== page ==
Mitchum v. GeorgiaAnnotate this Case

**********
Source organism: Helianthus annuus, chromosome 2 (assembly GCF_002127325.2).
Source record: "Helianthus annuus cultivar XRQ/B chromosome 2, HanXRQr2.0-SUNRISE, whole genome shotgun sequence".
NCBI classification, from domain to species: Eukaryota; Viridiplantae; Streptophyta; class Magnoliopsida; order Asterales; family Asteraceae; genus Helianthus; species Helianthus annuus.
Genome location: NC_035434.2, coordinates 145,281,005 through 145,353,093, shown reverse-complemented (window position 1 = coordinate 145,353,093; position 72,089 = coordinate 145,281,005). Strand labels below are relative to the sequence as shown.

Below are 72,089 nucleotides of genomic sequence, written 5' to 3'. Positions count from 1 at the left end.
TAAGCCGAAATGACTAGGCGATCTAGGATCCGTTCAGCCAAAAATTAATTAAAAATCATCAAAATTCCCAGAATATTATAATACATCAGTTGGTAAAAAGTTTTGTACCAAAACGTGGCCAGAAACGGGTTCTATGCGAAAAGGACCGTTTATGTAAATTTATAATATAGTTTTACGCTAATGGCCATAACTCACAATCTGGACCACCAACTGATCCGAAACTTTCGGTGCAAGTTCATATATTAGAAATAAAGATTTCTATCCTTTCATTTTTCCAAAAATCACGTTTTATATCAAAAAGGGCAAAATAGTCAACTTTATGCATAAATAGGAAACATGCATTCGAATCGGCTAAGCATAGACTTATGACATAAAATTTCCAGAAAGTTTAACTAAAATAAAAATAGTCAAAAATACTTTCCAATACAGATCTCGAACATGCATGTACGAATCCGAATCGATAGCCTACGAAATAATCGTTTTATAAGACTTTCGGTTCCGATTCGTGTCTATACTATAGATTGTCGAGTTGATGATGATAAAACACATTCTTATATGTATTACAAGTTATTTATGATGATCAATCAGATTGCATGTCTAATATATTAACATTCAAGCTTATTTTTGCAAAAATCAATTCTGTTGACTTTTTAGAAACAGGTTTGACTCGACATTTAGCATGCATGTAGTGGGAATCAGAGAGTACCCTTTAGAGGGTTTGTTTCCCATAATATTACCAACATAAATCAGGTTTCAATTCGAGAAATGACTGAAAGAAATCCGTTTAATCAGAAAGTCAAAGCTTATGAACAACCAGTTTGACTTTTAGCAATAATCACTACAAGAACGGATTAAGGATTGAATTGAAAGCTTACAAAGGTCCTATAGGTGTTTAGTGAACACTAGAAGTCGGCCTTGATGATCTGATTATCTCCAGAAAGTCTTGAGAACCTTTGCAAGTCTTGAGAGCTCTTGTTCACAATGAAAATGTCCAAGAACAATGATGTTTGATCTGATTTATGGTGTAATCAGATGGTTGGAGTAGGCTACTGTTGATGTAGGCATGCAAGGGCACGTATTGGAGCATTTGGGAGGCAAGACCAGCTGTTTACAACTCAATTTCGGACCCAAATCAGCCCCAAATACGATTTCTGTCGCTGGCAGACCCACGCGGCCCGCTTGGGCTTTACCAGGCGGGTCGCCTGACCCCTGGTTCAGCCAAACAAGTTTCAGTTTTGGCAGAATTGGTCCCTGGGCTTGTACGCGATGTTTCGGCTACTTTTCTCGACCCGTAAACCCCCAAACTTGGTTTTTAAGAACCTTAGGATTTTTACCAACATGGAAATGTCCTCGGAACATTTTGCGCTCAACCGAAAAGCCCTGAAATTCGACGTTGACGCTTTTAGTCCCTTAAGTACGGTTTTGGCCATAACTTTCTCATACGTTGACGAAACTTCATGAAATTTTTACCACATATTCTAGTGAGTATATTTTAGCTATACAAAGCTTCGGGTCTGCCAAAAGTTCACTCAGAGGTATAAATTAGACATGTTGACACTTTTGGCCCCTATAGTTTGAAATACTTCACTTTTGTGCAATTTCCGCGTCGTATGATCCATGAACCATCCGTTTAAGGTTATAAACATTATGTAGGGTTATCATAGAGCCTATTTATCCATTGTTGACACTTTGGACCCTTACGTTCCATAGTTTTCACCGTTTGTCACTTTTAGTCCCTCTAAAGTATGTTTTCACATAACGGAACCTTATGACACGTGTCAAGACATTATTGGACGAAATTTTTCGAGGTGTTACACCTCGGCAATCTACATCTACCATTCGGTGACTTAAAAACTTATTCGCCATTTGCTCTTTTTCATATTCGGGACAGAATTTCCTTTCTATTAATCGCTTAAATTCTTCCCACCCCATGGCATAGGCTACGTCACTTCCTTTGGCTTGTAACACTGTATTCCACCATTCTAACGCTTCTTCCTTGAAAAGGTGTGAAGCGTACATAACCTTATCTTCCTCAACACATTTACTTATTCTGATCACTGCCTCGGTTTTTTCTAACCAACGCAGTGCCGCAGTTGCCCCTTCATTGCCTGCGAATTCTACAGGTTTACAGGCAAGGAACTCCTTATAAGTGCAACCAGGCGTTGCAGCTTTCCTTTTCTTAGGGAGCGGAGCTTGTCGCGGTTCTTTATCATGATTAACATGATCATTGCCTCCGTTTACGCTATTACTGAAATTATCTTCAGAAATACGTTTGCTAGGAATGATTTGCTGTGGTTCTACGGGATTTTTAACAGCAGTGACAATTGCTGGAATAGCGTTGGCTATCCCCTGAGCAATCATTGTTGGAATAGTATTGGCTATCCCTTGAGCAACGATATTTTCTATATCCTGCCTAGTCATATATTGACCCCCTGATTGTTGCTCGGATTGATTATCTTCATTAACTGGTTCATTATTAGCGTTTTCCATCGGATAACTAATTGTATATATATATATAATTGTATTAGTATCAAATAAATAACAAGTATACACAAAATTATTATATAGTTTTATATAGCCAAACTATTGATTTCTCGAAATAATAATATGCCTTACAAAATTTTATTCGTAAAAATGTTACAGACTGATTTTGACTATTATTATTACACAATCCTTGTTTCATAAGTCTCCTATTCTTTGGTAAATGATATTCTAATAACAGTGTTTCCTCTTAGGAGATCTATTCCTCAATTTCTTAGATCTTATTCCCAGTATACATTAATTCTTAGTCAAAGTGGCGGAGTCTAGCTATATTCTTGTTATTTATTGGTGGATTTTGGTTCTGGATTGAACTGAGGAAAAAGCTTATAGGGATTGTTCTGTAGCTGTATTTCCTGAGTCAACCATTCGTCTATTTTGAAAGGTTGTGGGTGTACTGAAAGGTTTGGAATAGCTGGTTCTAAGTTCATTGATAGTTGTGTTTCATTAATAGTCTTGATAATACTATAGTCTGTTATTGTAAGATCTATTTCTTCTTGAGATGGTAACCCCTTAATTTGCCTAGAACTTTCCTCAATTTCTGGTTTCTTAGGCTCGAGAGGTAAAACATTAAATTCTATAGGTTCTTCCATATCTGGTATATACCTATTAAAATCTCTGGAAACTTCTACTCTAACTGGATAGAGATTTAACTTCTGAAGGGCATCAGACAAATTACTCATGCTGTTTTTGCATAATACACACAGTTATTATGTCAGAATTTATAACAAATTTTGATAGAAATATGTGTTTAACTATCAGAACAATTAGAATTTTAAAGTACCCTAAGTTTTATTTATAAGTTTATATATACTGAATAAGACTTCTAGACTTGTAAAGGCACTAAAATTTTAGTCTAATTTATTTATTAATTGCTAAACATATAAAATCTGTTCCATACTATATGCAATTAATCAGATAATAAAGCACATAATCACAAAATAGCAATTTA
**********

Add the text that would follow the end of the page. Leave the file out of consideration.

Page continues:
Robert Mitchum was convicted by jury in 1999 of felony murder. Fifteen years later, he filed a pro se extraordinary motion for a new trial based on improper communications with the jury. The issue this case presented for the Georgia Supreme Court centered on whether Mitchum’s post-appeal challenge to his criminal conviction could be properly pursued through an extraordinary motion for a new trial, or whether such claims had to be pursued exclusively through a petition for the writ of habeas corpus. The Georgia Supreme Court determined that because the rights involved implicated defendant’s constitutional rights, and because habeas corpus provided an adequate remedy for addressing those claims, an extraordinary motion for a new trial was not the proper vehicle through with defendant could pursue his claims. The trial court should have dismissed his motion. Because it denied Mitchum’s motion instead of dismissing it, the Supreme Court vacated the trial court’s decision, and remanded the case for entry of an order of dismissal.